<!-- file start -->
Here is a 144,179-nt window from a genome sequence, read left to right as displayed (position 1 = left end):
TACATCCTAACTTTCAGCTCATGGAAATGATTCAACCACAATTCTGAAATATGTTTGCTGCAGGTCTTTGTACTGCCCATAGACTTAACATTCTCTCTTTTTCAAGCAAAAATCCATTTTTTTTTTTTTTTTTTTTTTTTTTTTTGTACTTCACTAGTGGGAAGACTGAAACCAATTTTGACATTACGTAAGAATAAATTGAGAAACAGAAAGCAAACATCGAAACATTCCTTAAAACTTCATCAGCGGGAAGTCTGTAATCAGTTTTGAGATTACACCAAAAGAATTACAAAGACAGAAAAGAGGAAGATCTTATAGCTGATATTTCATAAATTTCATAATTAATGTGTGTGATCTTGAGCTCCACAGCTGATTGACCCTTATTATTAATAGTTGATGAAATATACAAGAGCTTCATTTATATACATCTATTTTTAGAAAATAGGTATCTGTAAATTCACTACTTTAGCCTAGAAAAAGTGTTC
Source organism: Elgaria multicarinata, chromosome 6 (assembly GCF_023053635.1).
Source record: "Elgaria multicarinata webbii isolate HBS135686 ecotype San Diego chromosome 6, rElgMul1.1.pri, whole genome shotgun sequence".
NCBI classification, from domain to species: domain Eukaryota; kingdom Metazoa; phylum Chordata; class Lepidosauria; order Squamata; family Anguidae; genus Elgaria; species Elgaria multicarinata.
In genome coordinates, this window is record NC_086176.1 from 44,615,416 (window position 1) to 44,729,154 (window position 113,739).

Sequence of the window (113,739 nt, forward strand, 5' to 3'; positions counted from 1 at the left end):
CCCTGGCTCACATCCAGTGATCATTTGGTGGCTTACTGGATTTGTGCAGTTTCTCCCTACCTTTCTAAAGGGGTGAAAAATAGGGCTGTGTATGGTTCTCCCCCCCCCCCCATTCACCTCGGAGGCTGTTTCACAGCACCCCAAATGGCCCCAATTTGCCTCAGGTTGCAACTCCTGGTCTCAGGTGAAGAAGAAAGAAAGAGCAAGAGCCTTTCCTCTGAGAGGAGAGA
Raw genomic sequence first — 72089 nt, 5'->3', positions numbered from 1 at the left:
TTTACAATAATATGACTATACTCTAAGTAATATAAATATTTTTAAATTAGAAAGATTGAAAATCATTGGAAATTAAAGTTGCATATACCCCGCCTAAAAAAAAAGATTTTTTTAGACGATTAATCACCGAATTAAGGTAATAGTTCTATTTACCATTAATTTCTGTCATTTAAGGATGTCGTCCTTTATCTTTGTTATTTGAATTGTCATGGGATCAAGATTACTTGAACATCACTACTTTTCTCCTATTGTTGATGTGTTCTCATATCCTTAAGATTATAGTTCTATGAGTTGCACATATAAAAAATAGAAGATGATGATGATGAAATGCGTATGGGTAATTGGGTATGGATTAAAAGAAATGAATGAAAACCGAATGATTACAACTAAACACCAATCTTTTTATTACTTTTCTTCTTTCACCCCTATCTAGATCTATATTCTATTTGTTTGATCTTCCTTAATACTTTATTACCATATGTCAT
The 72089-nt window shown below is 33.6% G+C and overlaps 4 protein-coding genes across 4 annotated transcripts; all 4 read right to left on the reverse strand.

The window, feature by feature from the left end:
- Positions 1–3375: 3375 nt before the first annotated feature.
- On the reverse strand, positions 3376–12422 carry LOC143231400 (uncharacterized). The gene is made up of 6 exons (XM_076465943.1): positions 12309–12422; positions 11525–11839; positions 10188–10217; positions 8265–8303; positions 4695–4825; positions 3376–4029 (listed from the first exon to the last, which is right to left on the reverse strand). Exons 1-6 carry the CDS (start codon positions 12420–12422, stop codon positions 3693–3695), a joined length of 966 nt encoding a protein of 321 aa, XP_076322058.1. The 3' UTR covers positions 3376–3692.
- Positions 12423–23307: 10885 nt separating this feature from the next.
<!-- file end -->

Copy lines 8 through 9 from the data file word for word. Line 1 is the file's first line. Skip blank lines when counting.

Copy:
CCCTGGCTCACATCCAGTGATCATTTGGTGGCTTACTGGATTTGTGCAGTTTCTCCCTACCTTTCTAAAGGGGTGAAAAATAGGGCTGTGTATGGTTCTCCCCCCCCCCCCATTCACCTCGGAGGCTGTTTCACAGCACCCCAAATGGCCCCAATTTGCCTCAGGTTGCAACTCCTGGTCTCAGGTGAAGAAGAAAGAAAGAGCAAGAGCCTTTCCTCTGAGAGGAGAGA
Raw genomic sequence first — 72089 nt, 5'->3', positions numbered from 1 at the left: